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GOA: Gezigt von Goa


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The copper engraved view shows the city Goa on the west coast of India. Goa has been an important port under Portuguese rule, that would last for four and a half centuries, from 1510 until 1961.

Historical Context: The Rise and Fall of Portuguese Hegemony in India


The Portuguese navigator Vasco da Gama was the first European in modern times to make the sea voyage from Europe to India in 1498.  Within only a few years, Portugal became a great force along the West Coast of India, establishing numerous coastal outposts.


The old town of Goa was founded during the 15th Century by the Bijapur Sultanate, which then controlled much of Southern India, functioning as one of their alternate capitals.  Goa was captured by the Portuguese in 1510, who made Goa the capital of their growing Indian Empire.  The city became quite wealthy as a great entrepôt for the global spice trade.  Vast amount of money were spent on grand churches and public buildings, and the city became a vibrant cosmopolitan centre.  The present view shows the city during its heyday, which lasted from 1575 to 1625.


Through the 16th Century, as far as Europeans were concerned, the Indian Ocean was a ‘Portuguese Lake’, with the vast riches of the Indian Subcontinent flowing exclusively to Lisbon.  Merchants and leaders of other European powers were highly envious of Portugal’s bounty.  However, there were many factors that strongly inhibited others from attempting to open trade with India.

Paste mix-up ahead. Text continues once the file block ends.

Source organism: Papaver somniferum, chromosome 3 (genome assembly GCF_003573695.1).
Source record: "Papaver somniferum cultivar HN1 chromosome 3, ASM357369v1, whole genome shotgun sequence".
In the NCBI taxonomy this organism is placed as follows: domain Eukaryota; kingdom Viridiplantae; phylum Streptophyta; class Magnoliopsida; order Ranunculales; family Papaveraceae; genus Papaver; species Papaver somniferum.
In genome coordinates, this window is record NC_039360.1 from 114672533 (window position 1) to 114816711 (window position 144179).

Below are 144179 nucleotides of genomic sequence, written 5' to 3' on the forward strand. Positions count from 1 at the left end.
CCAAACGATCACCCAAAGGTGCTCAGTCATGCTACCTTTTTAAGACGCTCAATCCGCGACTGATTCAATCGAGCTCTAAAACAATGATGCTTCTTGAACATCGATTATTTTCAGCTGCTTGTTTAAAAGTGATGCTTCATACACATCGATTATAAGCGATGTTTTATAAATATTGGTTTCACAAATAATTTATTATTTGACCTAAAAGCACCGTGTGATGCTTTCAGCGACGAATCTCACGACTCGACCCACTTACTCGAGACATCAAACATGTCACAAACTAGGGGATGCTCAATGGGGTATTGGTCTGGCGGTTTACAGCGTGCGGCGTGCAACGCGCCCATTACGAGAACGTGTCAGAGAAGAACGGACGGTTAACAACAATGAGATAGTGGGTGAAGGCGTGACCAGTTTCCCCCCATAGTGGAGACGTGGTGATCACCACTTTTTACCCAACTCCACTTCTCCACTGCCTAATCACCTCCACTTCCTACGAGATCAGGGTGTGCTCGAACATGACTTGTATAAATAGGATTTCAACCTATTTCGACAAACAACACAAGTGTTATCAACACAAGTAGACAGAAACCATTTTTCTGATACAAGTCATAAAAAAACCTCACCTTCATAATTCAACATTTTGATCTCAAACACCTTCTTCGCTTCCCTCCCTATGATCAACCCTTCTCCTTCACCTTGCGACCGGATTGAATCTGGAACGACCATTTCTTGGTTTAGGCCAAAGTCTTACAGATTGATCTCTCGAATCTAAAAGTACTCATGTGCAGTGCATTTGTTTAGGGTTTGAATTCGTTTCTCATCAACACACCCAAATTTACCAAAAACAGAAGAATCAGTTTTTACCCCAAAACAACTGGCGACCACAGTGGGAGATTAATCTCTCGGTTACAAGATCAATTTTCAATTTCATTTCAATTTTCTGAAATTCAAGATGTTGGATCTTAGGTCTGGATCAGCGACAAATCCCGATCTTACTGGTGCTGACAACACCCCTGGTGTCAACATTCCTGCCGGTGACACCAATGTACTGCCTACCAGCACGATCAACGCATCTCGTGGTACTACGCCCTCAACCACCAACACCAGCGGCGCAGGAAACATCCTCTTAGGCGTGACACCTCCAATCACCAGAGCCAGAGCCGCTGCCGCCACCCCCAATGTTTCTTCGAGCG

First, even sailing to India was exceedingly dangerous, as it was absolutely necessary to be able to comprehend the cycle
of the monsoons, not an easy task when lacking reliable sailing directions. Moreover, without access to re-victualing bases, such as those set up by the Portuguese in Africa, most European ships would run out of provisions before reaching India.  Added to that, the Indian Ocean was thick with pirates, for which meandering ships were easy prey.


Even if one managed to arrive in India safely, a 
foreign expedition would have had to run a gauntlet
of fierce opposition.  The Portuguese never hesitated to use brute force against and both foreigners and uncooperative Indians.  Even if one survived this spirited reception, it would be difficult to forge productive contacts with local Indian traders, as the political situation within the coastal Indian states